iDEA: Celebrating our First Year

In 2015, a group of developers from Tacoma’s Public School of the Arts and the Science and Math Institute came together with a common goal: To create a brand new innovative school to give students the specialized education that they deserve. iDEA, or the school of Industrial Design Engineering and Art, is the youngest of three Elements of Education partner schools in Tacoma. Its older sisters siblings SOTA and SAMi have both been met with much success over the years, totaling in with over 1,000 incoming students between the two. It is from these projects that a board of experienced developers drew the inspiration to make an entirely new school concentrated on combining the focuses of its predecessors, while still keeping those pillars of Thinking, Empathy, Community and Balance close to heart.

This team consisted of Jon Ketler, Kristin Tinder, Jaleesa Trapp, Melissa Moffett, Zach Varnell and Doris Conrath. These individuals all knew each other quite well after years of brainstorming and project planning together for the Elements of Education partner schools. Even though each and every member had a full tool belt of knowledge and experience, making this third school into a reality, they knew, would still be a massive undertaking. There were spaces to lease, community partners to find, teachers to hire, and students to recruit. The group of six, through diligence and tireless work, made this all happen before iDEA opened its doors in August of 2016. The 125 current freshmen and 17 faculty members have set up shop in Tacoma’s repurposed old Park Avenue Elementary School building. Even in its first year, iDEA is off to a great start with the community and with its curriculum.

Whereas SOTA caters to the Kahlo's and Spielberg’s, and SAMi to the Isaac Newton’s, iDEA is home to the da Vinci’s of our city. Each Elements of Education partner school has a set of majors or “pathways” (e.g. natural sciences, theater, songwriting and recording, etc) that a student takes classes in before selecting a single major in their junior year. iDEA has four pathways: Computer science, engineering, visual design, and video production and animation. Students have Math, Science, and Humanities classes along with various electives on their eight period schedule. These elective courses such as woodworking and computer science are the Industrial and Engineering part of iDEA, while graphic design and video production are the Design and Art. Staff and teachers have worked to create this school and its course material, which are both ever-developing entities. Of course, they are not alone in their efforts.

What makes iDEA so different from other high schools, including its siblings, is the involvement of community organizations with its classes and students. SOTA and SAMI both have sprawling campuses situated respectively across downtown Tacoma and in the Point Defiance Park. iDEA’s grounds do not cover the same amount of acreage as its predecessors, and therefore does not offer the same access to neighboring businesses. What is the fix? The school’s community resources are instead built into it instead of around it. Companies like Second Cycle, a non-profit bicycle store and program, have created shops inside of iDEA’s building, while organizations such as the LeMay Car Museum are partnered with the school to teach classes and design curricula. To have involvement from older professionals in a student’s prospective line of work in an invaluable educational asset. It is with these community partners that the first freshman class of iDEA have made and will continue to make history.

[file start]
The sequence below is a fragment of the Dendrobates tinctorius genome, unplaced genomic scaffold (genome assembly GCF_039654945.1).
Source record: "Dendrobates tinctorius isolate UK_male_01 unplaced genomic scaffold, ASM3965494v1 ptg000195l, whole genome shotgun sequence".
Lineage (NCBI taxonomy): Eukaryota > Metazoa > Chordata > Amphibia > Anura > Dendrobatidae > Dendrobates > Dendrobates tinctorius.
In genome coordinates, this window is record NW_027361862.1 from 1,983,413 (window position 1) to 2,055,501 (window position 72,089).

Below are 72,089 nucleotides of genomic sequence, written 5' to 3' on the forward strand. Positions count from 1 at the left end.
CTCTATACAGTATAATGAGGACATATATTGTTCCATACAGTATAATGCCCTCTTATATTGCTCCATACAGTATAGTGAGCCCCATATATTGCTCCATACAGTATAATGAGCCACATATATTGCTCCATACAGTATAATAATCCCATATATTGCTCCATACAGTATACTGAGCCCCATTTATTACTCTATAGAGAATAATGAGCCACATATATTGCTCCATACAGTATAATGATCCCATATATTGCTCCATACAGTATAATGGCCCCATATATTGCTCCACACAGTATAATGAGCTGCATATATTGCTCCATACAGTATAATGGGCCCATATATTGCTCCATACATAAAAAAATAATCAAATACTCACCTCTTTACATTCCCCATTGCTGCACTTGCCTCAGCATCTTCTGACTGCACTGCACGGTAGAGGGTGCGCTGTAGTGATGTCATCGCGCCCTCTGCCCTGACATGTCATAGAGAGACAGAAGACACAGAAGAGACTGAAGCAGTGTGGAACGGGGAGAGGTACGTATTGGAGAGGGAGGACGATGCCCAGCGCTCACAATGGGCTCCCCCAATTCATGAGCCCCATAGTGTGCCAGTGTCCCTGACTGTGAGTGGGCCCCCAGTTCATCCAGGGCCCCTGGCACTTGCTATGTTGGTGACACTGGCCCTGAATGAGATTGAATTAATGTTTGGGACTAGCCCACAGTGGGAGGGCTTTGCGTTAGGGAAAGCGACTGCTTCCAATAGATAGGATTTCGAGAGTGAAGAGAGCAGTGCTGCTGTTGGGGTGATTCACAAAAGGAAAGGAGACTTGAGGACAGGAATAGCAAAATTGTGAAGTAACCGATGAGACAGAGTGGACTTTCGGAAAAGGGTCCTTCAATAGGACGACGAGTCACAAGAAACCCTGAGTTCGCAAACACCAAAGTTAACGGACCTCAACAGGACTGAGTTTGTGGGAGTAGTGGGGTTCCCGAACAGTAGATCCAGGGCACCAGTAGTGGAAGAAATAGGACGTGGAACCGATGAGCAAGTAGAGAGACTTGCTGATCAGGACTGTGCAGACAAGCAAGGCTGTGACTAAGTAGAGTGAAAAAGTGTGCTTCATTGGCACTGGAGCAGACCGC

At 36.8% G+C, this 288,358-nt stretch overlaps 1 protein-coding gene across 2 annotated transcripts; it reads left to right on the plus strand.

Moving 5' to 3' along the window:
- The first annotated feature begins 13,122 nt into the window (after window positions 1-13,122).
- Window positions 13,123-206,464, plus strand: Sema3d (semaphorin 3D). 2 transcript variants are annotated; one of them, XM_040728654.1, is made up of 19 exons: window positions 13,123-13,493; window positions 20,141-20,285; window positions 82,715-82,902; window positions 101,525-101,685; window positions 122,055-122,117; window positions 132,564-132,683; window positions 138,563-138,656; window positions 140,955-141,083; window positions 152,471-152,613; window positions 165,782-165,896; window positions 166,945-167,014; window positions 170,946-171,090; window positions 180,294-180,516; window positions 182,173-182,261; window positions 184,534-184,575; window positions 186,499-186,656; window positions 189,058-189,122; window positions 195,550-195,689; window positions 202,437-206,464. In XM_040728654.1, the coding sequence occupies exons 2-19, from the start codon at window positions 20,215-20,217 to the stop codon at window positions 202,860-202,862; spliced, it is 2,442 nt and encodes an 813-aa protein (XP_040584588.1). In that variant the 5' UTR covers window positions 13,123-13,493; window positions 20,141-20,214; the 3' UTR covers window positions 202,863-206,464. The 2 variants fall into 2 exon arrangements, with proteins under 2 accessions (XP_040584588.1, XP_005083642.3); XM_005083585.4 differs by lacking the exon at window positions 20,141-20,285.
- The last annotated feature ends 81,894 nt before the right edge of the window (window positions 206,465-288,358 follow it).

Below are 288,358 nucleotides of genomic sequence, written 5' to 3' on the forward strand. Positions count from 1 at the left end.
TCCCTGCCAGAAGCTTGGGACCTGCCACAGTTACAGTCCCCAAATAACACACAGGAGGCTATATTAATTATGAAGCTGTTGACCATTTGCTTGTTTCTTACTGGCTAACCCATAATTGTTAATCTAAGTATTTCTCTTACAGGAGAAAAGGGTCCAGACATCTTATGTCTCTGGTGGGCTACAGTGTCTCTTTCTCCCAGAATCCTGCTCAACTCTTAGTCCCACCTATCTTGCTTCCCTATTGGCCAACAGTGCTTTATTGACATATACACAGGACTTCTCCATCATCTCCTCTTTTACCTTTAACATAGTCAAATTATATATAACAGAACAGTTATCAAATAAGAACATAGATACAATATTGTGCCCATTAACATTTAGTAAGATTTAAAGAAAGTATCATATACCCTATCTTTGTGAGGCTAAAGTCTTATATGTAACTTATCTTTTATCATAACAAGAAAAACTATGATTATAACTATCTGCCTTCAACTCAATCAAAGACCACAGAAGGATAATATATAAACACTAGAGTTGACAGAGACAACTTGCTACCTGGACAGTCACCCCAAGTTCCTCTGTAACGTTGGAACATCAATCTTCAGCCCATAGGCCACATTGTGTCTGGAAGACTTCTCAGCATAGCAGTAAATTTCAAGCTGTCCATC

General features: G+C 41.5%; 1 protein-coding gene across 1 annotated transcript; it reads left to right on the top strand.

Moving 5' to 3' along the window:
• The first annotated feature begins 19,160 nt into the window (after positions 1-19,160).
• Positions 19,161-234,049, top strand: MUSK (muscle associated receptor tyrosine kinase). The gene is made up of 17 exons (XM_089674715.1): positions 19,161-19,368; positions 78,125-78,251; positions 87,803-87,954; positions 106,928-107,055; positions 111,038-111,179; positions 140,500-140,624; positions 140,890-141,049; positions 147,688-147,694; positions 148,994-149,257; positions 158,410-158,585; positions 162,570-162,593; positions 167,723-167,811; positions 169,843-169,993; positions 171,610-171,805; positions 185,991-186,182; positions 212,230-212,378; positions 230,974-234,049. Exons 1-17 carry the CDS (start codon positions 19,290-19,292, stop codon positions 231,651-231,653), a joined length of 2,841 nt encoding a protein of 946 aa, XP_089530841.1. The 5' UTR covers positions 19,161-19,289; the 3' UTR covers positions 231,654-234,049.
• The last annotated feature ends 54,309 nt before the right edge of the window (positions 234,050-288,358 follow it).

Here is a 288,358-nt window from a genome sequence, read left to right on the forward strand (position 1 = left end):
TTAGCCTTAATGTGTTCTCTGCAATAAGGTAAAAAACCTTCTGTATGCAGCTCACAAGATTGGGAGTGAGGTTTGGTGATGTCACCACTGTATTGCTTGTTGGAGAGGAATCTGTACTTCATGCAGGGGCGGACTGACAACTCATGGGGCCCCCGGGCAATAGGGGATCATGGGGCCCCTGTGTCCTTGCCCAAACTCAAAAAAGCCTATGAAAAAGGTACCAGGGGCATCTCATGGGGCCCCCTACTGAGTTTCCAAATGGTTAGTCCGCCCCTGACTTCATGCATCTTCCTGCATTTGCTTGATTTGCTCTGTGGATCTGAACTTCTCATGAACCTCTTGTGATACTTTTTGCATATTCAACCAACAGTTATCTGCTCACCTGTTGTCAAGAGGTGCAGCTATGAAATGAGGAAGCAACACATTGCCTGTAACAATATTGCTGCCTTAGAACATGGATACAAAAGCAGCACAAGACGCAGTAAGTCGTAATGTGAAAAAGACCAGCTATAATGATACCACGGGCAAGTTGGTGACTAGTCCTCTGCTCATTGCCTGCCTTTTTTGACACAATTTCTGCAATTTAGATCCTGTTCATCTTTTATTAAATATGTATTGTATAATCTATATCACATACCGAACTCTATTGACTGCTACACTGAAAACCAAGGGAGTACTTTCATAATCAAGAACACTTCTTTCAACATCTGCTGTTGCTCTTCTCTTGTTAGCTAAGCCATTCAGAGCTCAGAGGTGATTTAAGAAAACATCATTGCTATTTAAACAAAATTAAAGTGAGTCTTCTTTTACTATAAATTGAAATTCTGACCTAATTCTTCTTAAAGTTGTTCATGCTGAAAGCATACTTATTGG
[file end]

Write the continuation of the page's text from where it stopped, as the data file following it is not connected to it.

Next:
There is a general sense of pride that iDEA students feel about their school. The class has come so far in developing culture where one had not existed only nine months ago, and is preparing to welcome in the graduating class of 2021 into the environment they have built from scratch. These young adults are all fueled by a passion to create something new, both in the sense of wood, metal, and applied sciences, and in the sense of their school setting. The legacy that these students and the staff, teachers, and community partners that support has already done its part to take up several pages in the annals of our city’s history. These are, after all, the same people who may just go on to write the code and design the foundation of our future.

Thanks to all of our partners who have been instrumental in making iDEA a huge success in its first year:

We’d love to give a shout out to all of the organizations who have been so instrumental in making iDEA a success in its first year:

  • Ansys, Inc. (a physics-based test modeling software company)

  • PB&A Designs  (an industrial design company that focuses on high-end furniture)

  • Echo People Designs (an industrial design company that builds bicycle frames and primarily works with metal)

  • VFE Custom (a guitar pedal electronics company)

  • Bootstrapper Studios (a mobile live-streaming broadcast company)

  • Second Cycle (a non-profit community bicycle shop)

  • Alchemy Skateboarding (a non-profit that teaches youth advocacy and community engagement through skateboarding)